Lots of Hugs and more,

Peggy-Sven

A Memorable Guest In More Ways Than One.

Image

Jürgen the German on the other hand was a loud bombastic, no good piece of work. Jürgen arrived in November of that year and I believe he was supposed to stay with us for the duration of his six month contract, as it turned out he was to stay only six weeks. Jürgen was what is today known as a party animal. All our other visitors returned home after work and seldom if ever went out until the early hours of the morning, Jürgen made up for all the others. 

From the moment he arrived he was in party mood and was never there for dinner in the dining room, he would arrive home change and leave immediately in his car, he was also the only visitor that had his own car, the others always relied on my father to chauffeur them around. So Jürgen was staying at the house when the great trek for Durban made its obligatory December arrival. 

Hubby had decided not to join us that year in view of the fact that she had a new born baby to take care off, so we ventured into the unknown with the idea that we would employ a local for the duration of our visit. So Hubby stayed home to look after Jürgen and the rest of the family set of for Durban in the time honoured way. Nothing really changed, except my mother and definitely us kids missed having Hubby along. As the Hilton Heights was and still is a self-catering and self-cleaning establishment, it was imperative that my mother got help, so as to enjoy her holiday. She was half successful as she was able to find someone to keep the place clean, but not someone who was willing to look after three children so it was left to her to keep us occupied at all times and to watch over us at the beach. A full time job I am sure.

During that holiday mother was always tired and for the first time in our lives rather abrupt with us kids, also there were many times that she would drift away, sort of gathering wool in her head, if you know what I mean. At the time I thought that it was because we kids tired her out every day with our constant demands and bickering. I now realise it was because she had started to suspect that my father was being unfaithful to her. I think that holiday was the beginning of the end of my parents’ marriage. 

As all good times have to come to an end, so did this holiday, and the day arrived that we said good-bye to the ocean, collected Hubby’s sea water and turned our attention to the long journey home. Our arrival home was a memorable one. We arrived at our usual hour to a house that looked as if it had been turned into a place of ill-repute. The kitchen was a clutter of dirty plates, pots, half filled with the ingredients for germ warfare, stood forlornly on the stove. The lounge and dining room area was strewn with discarded women’s undergarments and the tables were littered with the drained bodies of alcohol bottles and my mother’s best crystal glasses.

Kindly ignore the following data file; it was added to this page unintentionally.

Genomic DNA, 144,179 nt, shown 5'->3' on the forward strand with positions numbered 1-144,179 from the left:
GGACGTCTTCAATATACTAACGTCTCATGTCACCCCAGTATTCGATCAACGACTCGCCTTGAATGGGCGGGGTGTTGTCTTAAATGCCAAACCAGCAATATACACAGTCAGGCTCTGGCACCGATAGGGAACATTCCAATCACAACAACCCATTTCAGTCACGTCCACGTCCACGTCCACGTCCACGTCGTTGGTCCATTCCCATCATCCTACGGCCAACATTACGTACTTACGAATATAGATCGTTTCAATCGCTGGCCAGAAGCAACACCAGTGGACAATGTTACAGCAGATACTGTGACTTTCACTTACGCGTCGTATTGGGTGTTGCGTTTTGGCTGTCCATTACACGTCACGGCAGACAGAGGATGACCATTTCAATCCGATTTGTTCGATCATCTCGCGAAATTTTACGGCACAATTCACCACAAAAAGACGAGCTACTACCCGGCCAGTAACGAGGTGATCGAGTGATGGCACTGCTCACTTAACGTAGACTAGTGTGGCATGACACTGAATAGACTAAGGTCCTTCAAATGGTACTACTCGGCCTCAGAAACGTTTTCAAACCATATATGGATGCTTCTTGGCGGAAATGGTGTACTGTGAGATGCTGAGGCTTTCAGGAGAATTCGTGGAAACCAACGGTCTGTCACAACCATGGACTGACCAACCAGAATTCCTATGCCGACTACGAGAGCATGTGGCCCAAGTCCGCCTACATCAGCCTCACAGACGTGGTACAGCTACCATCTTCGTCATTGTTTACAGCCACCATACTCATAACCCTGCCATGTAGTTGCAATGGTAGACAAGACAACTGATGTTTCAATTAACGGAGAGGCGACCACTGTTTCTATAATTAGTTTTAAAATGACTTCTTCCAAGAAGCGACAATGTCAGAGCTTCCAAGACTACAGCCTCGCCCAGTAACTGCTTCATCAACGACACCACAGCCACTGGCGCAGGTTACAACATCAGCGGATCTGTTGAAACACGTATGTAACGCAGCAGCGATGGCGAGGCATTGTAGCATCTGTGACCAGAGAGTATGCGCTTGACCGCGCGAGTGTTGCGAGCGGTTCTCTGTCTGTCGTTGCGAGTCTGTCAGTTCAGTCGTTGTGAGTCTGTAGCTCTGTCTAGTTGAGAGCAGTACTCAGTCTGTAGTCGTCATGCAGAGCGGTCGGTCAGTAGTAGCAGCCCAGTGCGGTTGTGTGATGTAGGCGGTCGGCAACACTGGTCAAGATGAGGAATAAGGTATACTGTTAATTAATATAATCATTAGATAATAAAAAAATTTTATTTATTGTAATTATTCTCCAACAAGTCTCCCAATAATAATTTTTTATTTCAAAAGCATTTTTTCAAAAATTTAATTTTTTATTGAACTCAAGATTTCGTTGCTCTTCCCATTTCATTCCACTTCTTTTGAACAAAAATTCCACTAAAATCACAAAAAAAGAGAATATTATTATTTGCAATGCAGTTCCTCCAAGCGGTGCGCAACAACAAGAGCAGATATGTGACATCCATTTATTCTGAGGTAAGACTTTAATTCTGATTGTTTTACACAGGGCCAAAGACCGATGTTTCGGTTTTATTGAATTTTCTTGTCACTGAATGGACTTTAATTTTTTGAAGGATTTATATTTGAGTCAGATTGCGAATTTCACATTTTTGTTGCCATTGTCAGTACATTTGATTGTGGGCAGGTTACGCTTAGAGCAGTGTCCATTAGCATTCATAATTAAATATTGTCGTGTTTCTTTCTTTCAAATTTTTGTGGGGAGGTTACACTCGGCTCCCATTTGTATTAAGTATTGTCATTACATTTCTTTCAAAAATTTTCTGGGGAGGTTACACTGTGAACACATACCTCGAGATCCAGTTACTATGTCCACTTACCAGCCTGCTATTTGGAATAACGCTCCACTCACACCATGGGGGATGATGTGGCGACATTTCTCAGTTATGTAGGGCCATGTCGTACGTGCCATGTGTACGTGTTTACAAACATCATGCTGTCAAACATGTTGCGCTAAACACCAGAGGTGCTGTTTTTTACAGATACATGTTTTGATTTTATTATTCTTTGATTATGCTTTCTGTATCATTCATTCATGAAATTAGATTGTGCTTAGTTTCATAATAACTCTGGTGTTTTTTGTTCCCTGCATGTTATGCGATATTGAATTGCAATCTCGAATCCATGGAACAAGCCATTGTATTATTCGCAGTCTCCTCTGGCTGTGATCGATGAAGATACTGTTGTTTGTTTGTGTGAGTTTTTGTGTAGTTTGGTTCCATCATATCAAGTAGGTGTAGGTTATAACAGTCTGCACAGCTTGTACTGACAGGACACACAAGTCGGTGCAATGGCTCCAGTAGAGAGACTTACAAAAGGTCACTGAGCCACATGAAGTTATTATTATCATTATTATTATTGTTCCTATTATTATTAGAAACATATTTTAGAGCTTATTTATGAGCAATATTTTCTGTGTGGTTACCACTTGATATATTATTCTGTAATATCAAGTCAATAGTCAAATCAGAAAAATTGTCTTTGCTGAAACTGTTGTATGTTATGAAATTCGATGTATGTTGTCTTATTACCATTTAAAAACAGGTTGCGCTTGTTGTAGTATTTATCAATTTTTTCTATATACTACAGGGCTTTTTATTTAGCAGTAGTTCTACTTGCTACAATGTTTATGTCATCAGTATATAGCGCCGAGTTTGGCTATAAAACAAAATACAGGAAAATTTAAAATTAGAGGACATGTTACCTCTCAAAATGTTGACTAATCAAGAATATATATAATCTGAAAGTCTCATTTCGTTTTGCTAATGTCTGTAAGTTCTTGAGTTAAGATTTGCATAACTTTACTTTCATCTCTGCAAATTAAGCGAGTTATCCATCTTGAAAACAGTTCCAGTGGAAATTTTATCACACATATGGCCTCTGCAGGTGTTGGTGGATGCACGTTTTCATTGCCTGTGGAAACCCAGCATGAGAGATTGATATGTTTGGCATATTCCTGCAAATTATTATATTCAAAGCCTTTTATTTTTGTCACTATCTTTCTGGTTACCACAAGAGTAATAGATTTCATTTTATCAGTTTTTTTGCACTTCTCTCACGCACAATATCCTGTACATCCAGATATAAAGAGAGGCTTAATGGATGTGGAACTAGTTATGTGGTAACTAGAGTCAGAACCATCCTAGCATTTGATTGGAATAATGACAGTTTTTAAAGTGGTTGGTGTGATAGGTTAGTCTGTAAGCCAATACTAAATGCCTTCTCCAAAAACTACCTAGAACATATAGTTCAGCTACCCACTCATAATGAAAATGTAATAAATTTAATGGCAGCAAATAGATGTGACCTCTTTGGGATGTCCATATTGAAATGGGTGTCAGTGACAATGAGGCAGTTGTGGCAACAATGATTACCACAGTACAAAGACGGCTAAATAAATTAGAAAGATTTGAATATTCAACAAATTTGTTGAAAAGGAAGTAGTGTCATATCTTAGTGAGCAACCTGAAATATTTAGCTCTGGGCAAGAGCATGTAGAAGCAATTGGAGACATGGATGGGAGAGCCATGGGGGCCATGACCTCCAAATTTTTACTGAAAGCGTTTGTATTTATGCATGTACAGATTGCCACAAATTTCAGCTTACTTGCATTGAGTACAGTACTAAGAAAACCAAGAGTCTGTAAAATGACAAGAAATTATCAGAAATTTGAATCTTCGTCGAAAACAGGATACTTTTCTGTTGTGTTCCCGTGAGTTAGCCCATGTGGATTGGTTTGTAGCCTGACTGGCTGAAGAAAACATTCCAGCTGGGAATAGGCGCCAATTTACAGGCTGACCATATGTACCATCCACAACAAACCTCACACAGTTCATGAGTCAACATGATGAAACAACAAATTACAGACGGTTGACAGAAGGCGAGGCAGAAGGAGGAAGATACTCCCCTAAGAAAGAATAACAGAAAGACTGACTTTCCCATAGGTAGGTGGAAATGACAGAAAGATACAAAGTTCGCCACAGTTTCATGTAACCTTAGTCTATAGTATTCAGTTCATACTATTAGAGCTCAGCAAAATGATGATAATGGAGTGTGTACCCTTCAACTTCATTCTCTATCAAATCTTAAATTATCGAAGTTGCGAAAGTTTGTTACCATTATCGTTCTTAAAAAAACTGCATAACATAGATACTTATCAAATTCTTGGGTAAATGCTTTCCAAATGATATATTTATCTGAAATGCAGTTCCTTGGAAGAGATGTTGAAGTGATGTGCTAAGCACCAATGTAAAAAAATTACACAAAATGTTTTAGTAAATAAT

The rest of the house had the forlorn attitude of an overworked bordello. The best was saved for last, hidden in the shower cubicle in the bathroom. Someone who had attended the party that Jürgen had thrown had obviously had far too much to drink, paralytic would be the condition that he had drunk himself into, I say, himself, as it seemed to me at that age that a lady would not have been capable of what was left in the shower. For in the middle of the shower floor was the vomit and excrement that somebody had left, blocking the drain. Hubby was sitting in the kitchen sobbing, trying to explain to my parents what had happened while we had been absent from the house, but as she was sobbing so violently she did not make any sense at all. 

Ultimately the story emerged, it seems that we had barely left the house when Jürgen took control, and ordered Hubby out of the house as he did not need to have a “Schwartz” to look after him nor spy on him. So Hubby took refuge in her room and avoided the house. The parties had started small, and Hubby had cleaned up after he had left for work. Progressively the parties had become wilder and wilder until the weekend that we had arrived back. The damage had taken two nights to accomplish starting on Friday night and ending at around lunch on the Sunday that we returned, so she had not had the time to clean in time for our arrival and that she was sorry and that my parents could fire her as she had not done her job as promised. 

After assuring her that there was no question of firing her, things sort of quietened down and Hubby and my mother started to put the house into some sort of shape. Hubby tackled the kitchen my mother the lounge and dining rooms, what happened to all the underwear is still a mystery. We never saw Jürgen again, we were sent to bed and I can only presume that my father had Jürgen’s things packed, who packed I also do not know, for certain it was not him. What happened when Jürgen returned I have never been able to discover, needless to say he was given his belongings and told in no uncertain terms to take a long walk of a very short pier. That ended the brief but memorable visit of Jürgen the German. 

It was my first lesson in human nature, all my life I had been told that white people were civilized, and that the natives were not, well here was the so called civilized European behaving far worse than the most primitive savage and all his so called civilized friends doing the same, compared to the dignity of Hubby, a native, who had tried so hard to hide the depravity of these reprobates.